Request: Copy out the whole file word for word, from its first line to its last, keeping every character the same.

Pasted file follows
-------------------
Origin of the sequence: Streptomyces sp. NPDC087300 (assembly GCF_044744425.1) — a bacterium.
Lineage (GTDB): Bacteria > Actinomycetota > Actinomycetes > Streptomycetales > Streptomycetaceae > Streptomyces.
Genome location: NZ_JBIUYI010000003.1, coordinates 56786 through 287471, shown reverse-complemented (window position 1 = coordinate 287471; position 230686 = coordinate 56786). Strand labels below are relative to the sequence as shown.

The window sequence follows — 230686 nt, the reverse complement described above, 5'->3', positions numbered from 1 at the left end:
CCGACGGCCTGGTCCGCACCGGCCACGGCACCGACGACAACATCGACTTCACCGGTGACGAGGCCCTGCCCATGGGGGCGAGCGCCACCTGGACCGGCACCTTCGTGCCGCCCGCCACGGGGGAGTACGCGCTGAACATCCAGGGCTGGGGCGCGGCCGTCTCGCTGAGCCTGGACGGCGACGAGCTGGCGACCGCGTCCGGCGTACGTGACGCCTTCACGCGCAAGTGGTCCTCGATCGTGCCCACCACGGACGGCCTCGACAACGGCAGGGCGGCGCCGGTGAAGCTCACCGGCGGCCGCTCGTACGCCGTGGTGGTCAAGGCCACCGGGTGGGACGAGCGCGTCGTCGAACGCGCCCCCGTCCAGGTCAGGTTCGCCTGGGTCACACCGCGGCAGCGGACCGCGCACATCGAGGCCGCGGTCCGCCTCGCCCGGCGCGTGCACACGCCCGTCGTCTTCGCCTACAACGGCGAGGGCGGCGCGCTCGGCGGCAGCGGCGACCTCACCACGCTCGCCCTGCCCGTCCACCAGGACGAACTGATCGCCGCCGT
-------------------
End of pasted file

Origin of the sequence: Streptomyces sp. NPDC087300 (assembly GCF_044744425.1) — a bacterium.
Lineage (GTDB): Bacteria > Actinomycetota > Actinomycetes > Streptomycetales > Streptomycetaceae > Streptomyces.
Genome location: NZ_JBIUYI010000003.1, coordinates 56786 through 287471, shown reverse-complemented (window position 1 = coordinate 287471; position 230686 = coordinate 56786). Strand labels below are relative to the sequence as shown.

The window sequence follows — 230686 nt, the reverse complement described above, 5'->3', positions numbered from 1 at the left end:
CCGACGGCCTGGTCCGCACCGGCCACGGCACCGACGACAACATCGACTTCACCGGTGACGAGGCCCTGCCCATGGGGGCGAGCGCCACCTGGACCGGCACCTTCGTGCCGCCCGCCACGGGGGAGTACGCGCTGAACATCCAGGGCTGGGGCGCGGCCGTCTCGCTGAGCCTGGACGGCGACGAGCTGGCGACCGCGTCCGGCGTACGTGACGCCTTCACGCGCAAGTGGTCCTCGATCGTGCCCACCACGGACGGCCTCGACAACGGCAGGGCGGCGCCGGTGAAGCTCACCGGCGGCCGCTCGTACGCCGTGGTGGTCAAGGCCACCGGGTGGGACGAGCGCGTCGTCGAACGCGCCCCCGTCCAGGTCAGGTTCGCCTGGGTCACACCGCGGCAGCGGACCGCGCACATCGAGGCCGCGGTCCGCCTCGCCCGGCGCGTGCACACGCCCGTCGTCTTCGCCTACAACGGCGAGGGCGGCGCGCTCGGCGGCAGCGGCGACCTCACCACGCTCGCCCTGCCCGTCCACCAGGACGAACTGATCGCCGCCGT